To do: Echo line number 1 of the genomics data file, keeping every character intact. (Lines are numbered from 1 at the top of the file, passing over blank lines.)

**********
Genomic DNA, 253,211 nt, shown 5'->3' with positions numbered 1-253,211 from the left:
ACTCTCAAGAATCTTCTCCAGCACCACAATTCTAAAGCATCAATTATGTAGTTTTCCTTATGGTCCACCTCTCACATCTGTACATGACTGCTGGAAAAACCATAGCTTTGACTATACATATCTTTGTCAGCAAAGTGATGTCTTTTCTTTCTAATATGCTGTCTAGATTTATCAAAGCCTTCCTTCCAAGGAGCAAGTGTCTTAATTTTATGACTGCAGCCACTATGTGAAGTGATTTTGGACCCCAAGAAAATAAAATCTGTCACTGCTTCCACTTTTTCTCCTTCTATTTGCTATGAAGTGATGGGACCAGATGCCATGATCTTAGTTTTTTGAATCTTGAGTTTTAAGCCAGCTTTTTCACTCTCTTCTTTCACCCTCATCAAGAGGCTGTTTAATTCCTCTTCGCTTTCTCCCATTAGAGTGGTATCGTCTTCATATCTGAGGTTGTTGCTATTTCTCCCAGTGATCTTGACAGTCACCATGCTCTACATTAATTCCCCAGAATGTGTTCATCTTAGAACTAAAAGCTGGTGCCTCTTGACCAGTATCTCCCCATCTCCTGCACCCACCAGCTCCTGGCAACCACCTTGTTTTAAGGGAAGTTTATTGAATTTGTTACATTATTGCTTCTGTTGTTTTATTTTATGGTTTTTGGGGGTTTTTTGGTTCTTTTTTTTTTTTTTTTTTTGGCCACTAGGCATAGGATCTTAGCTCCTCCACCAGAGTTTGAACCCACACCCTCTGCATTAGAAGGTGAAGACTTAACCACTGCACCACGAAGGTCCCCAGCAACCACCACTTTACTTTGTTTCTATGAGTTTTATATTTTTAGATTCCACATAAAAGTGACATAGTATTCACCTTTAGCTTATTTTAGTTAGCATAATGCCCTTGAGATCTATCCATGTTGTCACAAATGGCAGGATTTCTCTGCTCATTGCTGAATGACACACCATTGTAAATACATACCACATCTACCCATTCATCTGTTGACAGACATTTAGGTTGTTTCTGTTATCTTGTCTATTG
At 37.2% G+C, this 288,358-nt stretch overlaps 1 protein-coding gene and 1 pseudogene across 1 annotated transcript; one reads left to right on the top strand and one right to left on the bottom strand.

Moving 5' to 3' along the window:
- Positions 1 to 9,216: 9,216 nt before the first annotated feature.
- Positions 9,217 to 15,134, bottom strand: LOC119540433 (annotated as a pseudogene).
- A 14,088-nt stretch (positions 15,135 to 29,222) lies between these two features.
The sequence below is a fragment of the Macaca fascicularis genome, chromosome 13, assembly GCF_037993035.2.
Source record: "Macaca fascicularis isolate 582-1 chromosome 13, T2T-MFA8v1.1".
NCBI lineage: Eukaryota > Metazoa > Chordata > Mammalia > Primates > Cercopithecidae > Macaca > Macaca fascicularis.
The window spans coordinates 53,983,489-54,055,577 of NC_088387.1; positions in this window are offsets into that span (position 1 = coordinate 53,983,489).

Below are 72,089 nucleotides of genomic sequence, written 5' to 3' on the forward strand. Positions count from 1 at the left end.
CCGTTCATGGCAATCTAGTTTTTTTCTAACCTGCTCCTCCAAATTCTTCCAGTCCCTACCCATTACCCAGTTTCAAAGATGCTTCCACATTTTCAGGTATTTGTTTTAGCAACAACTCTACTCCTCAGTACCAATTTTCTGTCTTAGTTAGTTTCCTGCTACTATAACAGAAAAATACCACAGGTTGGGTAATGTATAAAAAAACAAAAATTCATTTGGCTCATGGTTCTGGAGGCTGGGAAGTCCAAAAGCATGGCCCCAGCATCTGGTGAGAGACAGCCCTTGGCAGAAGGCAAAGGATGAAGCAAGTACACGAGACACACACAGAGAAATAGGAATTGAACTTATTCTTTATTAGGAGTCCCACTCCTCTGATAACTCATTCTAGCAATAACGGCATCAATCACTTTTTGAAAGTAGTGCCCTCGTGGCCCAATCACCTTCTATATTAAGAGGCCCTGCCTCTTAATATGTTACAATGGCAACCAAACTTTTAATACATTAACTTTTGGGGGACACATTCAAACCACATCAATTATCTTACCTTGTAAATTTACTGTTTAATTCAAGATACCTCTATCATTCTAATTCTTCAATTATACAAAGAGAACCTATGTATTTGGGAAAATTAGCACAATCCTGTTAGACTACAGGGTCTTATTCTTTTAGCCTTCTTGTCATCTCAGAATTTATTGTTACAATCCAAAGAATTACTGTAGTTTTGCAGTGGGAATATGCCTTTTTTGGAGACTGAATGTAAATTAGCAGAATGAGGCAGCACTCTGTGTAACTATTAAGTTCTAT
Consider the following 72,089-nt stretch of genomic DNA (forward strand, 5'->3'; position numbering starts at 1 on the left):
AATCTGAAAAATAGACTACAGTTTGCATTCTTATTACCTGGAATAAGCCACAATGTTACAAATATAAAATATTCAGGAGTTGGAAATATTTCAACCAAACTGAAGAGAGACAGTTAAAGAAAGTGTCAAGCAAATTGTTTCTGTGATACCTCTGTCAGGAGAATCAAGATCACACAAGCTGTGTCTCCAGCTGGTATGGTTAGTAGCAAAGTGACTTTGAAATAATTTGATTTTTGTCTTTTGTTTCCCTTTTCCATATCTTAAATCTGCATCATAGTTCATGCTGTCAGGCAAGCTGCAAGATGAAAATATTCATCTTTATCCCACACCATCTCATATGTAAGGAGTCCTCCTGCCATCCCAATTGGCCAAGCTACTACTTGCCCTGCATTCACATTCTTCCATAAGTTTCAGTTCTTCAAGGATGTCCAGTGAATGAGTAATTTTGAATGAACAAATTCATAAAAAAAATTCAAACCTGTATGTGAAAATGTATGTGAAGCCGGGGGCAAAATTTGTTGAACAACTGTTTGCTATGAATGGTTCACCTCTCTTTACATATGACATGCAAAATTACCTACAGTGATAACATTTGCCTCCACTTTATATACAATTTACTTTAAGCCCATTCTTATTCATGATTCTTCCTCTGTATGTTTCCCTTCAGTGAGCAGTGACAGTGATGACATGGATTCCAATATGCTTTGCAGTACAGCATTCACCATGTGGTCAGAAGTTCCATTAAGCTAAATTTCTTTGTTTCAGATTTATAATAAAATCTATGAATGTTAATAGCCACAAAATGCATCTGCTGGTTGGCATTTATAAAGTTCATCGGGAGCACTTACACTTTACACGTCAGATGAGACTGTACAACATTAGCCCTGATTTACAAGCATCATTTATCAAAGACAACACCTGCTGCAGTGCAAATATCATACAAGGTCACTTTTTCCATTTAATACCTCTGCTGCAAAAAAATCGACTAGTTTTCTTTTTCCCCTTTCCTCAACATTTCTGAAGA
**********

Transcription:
Genomic DNA, 253,211 nt, shown 5'->3' with positions numbered 1-253,211 from the left: